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Chronological snobbery is an argument that the thinking, art, or science of an earlier time is inherently inferior to that of the present, simply by virtue of its temporal priority or the belief that since civilization has advanced in certain areas, people of earlier periods were less intelligent. The term was coined by C. S. Lewis and Owen Barfield, first mentioned by Lewis in his 1955 autobiographical work, Surprised by Joy.[1] Chronological snobbery is a form of appeal to novelty.

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ExplanationEdit

As Barfield explains it, it is the belief that "intellectually, humanity languished for countless generations in the most childish errors on all sorts of crucial subjects, until it was redeemed by some simple scientific dictum of the last century."[2] The subject came up between them when Barfield had converted to Anthroposophy and was seeking to get Lewis (an atheist at the time) to join him. One of Lewis's objections was that religion was simply outdated, and in Surprised by Joy (chapter 13, p. 207–208), he describes how this was fallacious:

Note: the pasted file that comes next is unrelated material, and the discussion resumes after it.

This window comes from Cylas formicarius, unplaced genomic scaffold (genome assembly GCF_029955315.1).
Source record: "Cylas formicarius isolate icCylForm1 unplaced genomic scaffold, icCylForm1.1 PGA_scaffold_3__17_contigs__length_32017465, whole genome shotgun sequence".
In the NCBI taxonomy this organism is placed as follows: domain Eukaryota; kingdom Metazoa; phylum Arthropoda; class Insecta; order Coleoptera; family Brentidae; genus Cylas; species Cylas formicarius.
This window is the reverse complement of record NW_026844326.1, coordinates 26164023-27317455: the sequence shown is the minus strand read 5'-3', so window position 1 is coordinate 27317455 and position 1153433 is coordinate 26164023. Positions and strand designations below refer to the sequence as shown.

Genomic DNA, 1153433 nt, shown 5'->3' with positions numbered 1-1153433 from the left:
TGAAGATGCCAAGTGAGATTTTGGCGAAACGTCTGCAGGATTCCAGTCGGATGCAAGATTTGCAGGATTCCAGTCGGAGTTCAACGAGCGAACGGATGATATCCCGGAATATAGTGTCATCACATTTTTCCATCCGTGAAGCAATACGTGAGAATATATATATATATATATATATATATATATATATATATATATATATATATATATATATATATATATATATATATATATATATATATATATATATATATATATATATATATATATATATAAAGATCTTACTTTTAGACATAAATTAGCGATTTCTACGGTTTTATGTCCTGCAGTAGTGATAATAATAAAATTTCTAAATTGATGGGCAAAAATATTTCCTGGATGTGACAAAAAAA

A manifestation of chronological snobbery is the usage in general of the word "medieval" to mean "backwards".[3]

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ReferencesEdit

  1. ^ Jorgenson, Logan (17 January 2017). "Chronological Snobbery". The Odyssey Online. Retrieved 17 April 2018.
  2. ^ History in English Words p. 164
  3. ^ C. S. Lewis in Surprised by Joy (Chapter 13, p. 206) Quote: "'Why–damn it–it's medieval,' I exclaimed; for I still had all the chronological snobbery of my period and used the names of the earlier periods as terms of abuse."

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